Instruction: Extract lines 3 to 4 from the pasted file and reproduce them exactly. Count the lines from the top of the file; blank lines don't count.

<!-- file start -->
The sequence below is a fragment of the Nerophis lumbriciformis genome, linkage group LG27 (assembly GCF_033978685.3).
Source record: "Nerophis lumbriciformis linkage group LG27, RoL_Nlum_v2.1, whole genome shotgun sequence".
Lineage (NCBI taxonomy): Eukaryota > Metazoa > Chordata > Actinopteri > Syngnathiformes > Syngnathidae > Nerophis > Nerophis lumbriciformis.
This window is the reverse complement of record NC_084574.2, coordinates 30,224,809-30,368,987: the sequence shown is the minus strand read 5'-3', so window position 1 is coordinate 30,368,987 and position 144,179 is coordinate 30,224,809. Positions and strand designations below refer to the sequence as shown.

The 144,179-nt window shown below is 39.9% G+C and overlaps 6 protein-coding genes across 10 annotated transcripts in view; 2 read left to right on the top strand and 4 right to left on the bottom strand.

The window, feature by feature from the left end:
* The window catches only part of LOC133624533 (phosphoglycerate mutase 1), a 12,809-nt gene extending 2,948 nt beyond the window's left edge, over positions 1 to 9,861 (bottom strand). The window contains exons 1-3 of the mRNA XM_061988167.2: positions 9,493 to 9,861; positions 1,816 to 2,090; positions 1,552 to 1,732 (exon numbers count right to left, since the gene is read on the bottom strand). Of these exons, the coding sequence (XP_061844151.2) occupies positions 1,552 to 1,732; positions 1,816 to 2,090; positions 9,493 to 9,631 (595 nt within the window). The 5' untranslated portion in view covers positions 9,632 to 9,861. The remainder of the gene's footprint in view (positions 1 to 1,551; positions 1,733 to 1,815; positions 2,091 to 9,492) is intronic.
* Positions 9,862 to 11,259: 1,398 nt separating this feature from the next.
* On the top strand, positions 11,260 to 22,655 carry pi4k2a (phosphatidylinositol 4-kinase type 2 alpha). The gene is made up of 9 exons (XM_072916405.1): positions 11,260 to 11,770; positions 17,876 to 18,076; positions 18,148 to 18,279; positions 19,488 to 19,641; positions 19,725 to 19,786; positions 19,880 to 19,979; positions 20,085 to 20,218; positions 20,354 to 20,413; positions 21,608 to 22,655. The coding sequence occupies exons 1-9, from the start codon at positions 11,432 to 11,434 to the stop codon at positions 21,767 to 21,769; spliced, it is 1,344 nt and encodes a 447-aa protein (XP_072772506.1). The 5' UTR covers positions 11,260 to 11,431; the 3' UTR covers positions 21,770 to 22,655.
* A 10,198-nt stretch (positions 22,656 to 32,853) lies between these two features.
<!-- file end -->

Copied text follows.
Lineage (NCBI taxonomy): Eukaryota > Metazoa > Chordata > Actinopteri > Syngnathiformes > Syngnathidae > Nerophis > Nerophis lumbriciformis.
This window is the reverse complement of record NC_084574.2, coordinates 30,224,809-30,368,987: the sequence shown is the minus strand read 5'-3', so window position 1 is coordinate 30,368,987 and position 144,179 is coordinate 30,224,809. Positions and strand designations below refer to the sequence as shown.